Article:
way terrorists belonging to Hamas or Hezbollah (or now Al Qaeda)
actually behave, it misleadingly pushed the storm-trooper ideal as
the terrorist of tomorrow. Instead of looking at the probability that
such terrorists would improvise with respect to the weapons they
used—box cutters, aircraft, and improvised explosive devices—it
posited high-tech “wonder” weapons.
The theory went through a second incarnation when the notion
of nontrinitarian war came into vogue; but it failed to examine
that notion critically. The theory also is founded on myths about
the so-called Westphalian system and the theory of blitzkrieg. The
theory of 4GW reinvented itself once again after September 11, 2001
(9/11), when its proponents claimed that Al Qaeda was waging a
4GW against the United States. Rather than thinking critically about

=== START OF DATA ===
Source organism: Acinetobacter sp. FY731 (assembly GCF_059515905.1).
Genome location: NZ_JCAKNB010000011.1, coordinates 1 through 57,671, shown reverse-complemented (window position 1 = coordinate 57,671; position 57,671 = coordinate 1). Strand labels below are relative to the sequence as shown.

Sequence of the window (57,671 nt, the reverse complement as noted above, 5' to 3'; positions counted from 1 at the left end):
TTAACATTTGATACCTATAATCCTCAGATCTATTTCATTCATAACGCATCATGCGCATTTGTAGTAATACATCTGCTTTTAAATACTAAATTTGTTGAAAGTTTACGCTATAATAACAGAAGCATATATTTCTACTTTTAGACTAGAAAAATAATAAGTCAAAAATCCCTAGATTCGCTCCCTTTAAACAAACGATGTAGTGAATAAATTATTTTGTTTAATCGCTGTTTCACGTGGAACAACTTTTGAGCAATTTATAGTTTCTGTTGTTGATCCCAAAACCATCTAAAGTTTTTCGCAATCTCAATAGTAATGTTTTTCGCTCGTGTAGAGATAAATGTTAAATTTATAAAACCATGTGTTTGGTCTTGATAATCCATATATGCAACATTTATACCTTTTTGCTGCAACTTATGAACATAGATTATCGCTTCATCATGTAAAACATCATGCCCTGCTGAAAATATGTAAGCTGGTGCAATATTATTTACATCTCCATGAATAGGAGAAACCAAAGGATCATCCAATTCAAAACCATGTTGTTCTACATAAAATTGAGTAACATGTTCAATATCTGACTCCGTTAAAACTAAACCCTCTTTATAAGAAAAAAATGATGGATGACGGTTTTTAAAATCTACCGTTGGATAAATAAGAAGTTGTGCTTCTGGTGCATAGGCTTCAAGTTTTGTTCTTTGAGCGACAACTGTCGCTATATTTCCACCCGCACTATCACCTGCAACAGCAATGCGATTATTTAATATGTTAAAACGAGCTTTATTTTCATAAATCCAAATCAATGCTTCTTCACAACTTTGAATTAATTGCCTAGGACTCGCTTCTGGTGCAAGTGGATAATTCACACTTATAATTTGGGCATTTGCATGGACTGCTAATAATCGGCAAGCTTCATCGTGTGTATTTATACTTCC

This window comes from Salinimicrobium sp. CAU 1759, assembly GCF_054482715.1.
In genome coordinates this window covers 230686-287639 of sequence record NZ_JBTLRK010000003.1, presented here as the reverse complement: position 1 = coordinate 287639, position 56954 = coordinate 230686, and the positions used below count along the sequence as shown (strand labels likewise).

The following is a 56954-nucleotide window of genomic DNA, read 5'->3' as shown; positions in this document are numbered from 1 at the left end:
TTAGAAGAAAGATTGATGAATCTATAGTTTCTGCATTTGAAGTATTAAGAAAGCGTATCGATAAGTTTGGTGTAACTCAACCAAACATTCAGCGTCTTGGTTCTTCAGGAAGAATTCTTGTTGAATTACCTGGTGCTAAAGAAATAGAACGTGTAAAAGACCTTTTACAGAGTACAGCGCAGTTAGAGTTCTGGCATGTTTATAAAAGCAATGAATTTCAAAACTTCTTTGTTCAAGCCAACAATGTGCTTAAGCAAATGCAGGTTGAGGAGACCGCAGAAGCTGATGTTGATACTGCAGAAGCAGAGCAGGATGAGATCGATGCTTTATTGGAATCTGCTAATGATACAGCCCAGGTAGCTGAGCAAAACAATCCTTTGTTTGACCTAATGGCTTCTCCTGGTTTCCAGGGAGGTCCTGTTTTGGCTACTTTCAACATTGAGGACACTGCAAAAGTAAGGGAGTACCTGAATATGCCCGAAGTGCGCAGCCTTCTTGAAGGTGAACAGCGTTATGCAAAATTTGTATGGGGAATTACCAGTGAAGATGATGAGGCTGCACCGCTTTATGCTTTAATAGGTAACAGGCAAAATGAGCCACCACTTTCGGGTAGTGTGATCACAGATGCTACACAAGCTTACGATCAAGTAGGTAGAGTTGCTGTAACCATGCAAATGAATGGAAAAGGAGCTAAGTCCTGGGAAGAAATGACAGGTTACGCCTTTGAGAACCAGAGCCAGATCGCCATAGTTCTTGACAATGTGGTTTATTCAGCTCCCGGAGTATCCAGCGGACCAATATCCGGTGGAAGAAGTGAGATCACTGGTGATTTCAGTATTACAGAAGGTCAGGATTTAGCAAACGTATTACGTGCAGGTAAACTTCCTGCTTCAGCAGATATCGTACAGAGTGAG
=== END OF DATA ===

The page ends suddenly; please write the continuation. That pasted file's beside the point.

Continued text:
future warfare, the theory’s proponents became more concerned
with demonstrating that they had predicted the future. While their
recommendations are often rooted in common sense, they are
undermined by being tethered to an empty theory.

What we are really seeing in the war on terror, and the campaign
in Iraq and elsewhere, is that the increased “dispersion and
democratization of technology, information, and finance” brought
about by globalization has given terrorist groups greater mobility
and access worldwide. At this point, globalization seems to aid the
nonstate actor more than the state, but states still play a central role
in the support or defeat of terrorist groups or insurgencies.
We would do well to abandon the theory of 4GW altogether, since
it sheds very little, if any, light on this phenomenon.

Although the theory of Fourth Generation War (4GW) emerged
in the late 1980s, it has gained considerable popularity of late,
particularly as a result of recent twists in the war in Iraq and the
terrorist attacks in London, Sharm al-Sheikh, and elsewhere. We